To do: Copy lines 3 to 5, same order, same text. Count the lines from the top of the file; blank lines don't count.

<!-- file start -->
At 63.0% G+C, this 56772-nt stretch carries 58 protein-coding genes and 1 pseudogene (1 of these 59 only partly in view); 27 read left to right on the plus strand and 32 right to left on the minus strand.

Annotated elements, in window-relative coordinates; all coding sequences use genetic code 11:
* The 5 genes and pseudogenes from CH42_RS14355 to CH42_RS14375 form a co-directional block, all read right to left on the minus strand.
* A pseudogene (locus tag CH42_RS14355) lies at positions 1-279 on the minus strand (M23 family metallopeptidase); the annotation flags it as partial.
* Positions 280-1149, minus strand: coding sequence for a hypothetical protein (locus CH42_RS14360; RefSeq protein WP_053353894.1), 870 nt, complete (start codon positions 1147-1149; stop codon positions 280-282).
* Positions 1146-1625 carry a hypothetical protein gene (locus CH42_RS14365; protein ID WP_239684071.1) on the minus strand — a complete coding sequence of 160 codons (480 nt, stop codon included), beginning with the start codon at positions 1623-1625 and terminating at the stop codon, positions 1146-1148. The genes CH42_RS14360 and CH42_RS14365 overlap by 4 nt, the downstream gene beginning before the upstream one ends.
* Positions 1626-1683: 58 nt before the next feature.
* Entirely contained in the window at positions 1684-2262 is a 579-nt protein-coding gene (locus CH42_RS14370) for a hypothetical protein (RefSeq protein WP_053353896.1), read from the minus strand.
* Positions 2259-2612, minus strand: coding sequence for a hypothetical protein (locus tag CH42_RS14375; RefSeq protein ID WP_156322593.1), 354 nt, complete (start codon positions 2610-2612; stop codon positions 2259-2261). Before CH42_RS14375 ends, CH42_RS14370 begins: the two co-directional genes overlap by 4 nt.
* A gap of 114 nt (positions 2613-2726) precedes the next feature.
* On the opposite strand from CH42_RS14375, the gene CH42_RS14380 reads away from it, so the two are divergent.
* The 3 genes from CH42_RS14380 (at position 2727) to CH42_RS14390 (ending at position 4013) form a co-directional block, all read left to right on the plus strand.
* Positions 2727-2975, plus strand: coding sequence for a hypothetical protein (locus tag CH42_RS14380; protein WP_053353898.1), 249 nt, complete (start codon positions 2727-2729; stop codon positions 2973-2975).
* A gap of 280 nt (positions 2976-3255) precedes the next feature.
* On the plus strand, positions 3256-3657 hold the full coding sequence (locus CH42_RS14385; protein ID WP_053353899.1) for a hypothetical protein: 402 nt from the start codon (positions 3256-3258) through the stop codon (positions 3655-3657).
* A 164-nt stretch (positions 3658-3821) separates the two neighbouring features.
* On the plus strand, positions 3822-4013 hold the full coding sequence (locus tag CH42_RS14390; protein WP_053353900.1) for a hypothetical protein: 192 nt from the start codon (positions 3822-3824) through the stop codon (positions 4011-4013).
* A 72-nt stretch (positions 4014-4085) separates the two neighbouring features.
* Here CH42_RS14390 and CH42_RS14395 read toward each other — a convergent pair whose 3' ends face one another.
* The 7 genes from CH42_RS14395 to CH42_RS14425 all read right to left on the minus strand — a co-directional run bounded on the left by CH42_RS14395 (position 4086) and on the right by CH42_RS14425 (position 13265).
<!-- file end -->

* The 5 genes and pseudogenes from CH42_RS14355 to CH42_RS14375 form a co-directional block, all read right to left on the minus strand.
* A pseudogene (locus tag CH42_RS14355) lies at positions 1-279 on the minus strand (M23 family metallopeptidase); the annotation flags it as partial.
* Positions 280-1149, minus strand: coding sequence for a hypothetical protein (locus CH42_RS14360; RefSeq protein WP_053353894.1), 870 nt, complete (start codon positions 1147-1149; stop codon positions 280-282).